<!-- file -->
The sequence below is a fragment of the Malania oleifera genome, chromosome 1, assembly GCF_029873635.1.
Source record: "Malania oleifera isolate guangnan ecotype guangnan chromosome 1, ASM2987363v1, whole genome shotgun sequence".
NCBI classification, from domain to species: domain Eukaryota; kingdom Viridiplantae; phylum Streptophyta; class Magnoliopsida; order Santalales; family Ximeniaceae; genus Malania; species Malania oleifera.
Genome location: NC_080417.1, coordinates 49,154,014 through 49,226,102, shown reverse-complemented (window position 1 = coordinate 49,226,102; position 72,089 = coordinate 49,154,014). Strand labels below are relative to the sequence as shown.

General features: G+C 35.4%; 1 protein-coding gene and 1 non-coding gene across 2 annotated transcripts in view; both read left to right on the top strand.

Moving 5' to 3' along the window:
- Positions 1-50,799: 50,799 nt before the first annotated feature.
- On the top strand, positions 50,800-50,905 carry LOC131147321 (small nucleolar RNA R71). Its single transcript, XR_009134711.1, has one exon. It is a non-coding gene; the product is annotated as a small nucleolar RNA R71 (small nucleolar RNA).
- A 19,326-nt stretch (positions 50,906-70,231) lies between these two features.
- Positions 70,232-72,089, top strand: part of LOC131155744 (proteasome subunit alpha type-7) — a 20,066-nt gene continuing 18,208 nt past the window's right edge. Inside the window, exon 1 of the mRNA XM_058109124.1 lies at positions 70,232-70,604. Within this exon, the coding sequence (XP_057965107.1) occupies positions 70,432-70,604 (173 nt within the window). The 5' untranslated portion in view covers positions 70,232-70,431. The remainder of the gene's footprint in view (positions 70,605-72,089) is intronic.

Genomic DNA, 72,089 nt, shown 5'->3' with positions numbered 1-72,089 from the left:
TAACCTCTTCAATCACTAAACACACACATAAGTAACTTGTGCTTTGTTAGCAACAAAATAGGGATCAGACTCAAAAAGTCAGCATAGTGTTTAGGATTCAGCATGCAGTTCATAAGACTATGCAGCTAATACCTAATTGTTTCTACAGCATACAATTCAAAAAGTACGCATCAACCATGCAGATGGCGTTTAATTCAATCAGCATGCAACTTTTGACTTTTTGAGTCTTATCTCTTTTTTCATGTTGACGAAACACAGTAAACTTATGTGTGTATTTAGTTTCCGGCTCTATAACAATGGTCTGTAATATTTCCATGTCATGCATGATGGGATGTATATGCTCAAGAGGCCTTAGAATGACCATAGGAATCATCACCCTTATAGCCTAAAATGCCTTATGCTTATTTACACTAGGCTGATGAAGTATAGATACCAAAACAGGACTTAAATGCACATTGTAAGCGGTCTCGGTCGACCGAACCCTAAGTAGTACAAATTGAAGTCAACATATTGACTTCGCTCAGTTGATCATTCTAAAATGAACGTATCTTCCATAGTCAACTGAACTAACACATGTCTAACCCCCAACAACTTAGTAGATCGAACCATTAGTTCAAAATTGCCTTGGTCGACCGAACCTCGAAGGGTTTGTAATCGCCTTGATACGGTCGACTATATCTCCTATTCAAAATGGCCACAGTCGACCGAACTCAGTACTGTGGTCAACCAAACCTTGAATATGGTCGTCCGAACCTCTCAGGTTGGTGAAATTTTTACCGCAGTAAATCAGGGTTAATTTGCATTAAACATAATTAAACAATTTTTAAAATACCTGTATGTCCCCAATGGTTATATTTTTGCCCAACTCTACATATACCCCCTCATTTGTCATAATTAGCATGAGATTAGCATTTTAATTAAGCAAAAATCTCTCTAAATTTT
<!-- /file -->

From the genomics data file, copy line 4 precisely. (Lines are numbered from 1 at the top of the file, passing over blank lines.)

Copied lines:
Genome location: NC_080417.1, coordinates 49,154,014 through 49,226,102, shown reverse-complemented (window position 1 = coordinate 49,226,102; position 72,089 = coordinate 49,154,014). Strand labels below are relative to the sequence as shown.